A final thought on the W.Virginia coal miners and all the signs asking God to help, for prayers, and Jesus and heaven. As soon as the rubble is cleared there will be a line stretching down the block of God fearing miners ready to get a non-union job and climb down the hole. Masseys Don Blankenship is the Pope and the Lord works in mysterious ways.

Thursday, April 08, 2010

Derrida is Dead

The passing of Jacques Derrida last weekend could be turned into a metaphor by someone with a less developed sense of irony. Oh what the hell. Along with his death we can mourn the death of theoretical complexity and difficulty ( or to paraphrase Zappa, perhaps it just smells bad!) and say hello to the Age of Framing. The art of dumbing-down or sound-biteification is nothing new and there is always tension between clarity and depth but to me the most dangerous aspect of reactionary ascendency is the rejection of the notion that thinking or understanding should be difficult or a form of labor in itself.

I know the arguments surrounding "deconstruction" and the sneering sophistry of much post-modern discourse. I myself never "understood" Derrida and felt uncomfortable on those twisting trails of argument he constructed but I think we will soon miss the uncomfortable, the tense, the difficult challenges of a now bygone era of theoretical exploration and excavation. The texts will remain of course, but no one will go there and soon they will be buried in signs saying Liberty! and Freedom! and fake boys flying away in breathless balloons.

Henry Giroux asks if we can find "an approach to writing that addresses what it means to make language accessible without emptying it's content of any viable meaning or insulting the public by not challenging it to assume some responsibility for it's engagement with the text."
This is a conundrum for sure, reaching the "public" without condescension, pitting accessibility against clarity. "Against accessibility, clarity condemns any notion of difficult reading, complex language and sustained focus and thoughtfulness."

In our own organizing efforts here we often agonize over how simple or un-threatening we need our presentations to be and then what effect that has on the general level of discourse. The nuanced is losing to the banal. Deconstruction and un-packing is losing out to "common sense". the lazy is rewarded and all things complicated are now suspect but does that mean we follow suit in order to "connect"?

My own fiction writing dwells in this conundrum. Who is the public? How quickly will they get bored? Do they want ideas or easy entertainment? A way to remember or a way to forget?

Sunday, April 04, 2010


Barbara Kingsolver has written a powerful book which speaks to our times called The Lacuna.It is a fierce indictment of intellectual and moral laziness, the effects of fear and propaganda and the loss of a certain kind of idealistic American innocence.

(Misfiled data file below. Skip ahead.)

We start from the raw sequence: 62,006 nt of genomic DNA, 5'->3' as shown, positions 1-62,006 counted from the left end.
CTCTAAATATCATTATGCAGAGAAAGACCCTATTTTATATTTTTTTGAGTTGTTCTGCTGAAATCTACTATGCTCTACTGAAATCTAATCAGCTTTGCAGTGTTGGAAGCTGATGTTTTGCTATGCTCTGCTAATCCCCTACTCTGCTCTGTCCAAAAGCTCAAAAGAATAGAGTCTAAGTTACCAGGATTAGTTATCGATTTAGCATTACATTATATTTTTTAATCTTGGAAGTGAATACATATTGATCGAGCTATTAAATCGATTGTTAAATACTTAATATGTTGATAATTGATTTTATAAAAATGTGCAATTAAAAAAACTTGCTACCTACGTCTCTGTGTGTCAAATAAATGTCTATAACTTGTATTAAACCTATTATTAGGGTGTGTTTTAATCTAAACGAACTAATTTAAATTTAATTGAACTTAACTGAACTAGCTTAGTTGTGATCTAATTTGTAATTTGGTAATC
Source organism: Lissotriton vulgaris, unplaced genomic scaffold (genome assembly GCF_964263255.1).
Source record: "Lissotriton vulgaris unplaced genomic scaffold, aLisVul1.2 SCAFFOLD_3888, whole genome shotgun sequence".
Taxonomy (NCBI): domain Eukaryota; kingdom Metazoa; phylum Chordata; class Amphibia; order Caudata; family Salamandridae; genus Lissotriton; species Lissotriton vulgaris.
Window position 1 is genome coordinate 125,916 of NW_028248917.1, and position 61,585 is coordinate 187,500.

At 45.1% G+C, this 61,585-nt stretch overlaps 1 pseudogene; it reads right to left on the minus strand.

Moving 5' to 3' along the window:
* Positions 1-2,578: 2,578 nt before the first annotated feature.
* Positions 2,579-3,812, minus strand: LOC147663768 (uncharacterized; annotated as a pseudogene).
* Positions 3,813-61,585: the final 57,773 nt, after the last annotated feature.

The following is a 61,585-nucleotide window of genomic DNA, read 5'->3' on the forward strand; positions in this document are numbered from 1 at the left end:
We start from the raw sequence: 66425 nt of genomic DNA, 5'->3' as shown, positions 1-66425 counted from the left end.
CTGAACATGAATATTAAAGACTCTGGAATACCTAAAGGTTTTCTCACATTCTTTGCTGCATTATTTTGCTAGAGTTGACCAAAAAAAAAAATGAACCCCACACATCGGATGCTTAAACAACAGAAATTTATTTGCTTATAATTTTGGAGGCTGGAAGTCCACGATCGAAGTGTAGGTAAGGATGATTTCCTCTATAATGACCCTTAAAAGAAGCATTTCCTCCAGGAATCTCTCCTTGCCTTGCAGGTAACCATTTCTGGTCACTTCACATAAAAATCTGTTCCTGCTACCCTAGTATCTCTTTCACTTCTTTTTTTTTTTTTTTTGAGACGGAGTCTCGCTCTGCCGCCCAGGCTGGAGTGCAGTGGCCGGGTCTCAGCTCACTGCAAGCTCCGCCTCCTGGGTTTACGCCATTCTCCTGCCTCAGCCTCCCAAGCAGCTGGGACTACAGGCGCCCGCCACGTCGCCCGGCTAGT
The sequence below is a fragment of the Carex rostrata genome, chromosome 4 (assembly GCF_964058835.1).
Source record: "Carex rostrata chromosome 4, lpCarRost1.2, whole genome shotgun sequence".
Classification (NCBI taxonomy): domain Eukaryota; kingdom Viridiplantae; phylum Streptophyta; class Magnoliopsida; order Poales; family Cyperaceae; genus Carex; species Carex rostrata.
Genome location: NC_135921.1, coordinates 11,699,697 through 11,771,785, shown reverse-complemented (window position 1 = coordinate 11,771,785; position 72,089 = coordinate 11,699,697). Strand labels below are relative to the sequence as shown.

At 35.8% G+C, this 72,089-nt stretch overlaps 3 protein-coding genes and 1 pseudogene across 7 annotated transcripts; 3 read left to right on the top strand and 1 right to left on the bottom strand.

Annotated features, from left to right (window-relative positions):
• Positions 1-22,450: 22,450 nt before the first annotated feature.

The strongest condemnation, or at least the one that struck me hardest, is the one against what she calls "howlers". These are buffoons, like our very own Beakerkin, whose thoughtless rhetoric can cause very real damage to very real lives. I admit to dismissing his diatribes as harmless "examples" but as Kingsolver so eloquently points out, we ignore the downward trend of discourse at our own peril. One minute you are blissfully blogging away and the next the FBI is knocking.

The timely re-telling of the grotesque, surrealistic horror of the Mc Carthy era should be a prod for all of us who dismiss the "howlers" as just some perpetual nuisance, lacking any real effect. Combined with a perversely incentivized "media, our countries famous historical amnesia, and our love of strong authority,these self-righteous pretenders are dangerous and the author pleads for a renewed vigilance and remembering.

Especially poignant were the descriptions of the attacks by militarized police on WW I veterans camped out in D.C who were demanding the veterans benefits they had been promised and the sad concentration camps America set up for it's own citizens in WWII. Kingsolver describes the last years of Trotsky and his relationship with the larger-than-life artists Rivera and Kahlo and writes with clarity and often poetic beauty about Mexico and it's people.

I should read more fiction and would if it was half this good and understood, as this author understands, the need for a renewed politics. She also got me thinking again of the Universal Declaration of Human Rights, which I had tended to dismiss as a liberal band-aid for capitalism. It might actually provide an entry point into a discussion on a just society. It certainly is the epitome of everything conservatives are against and liberals should be confronted with the economic conventions which have never been ratified.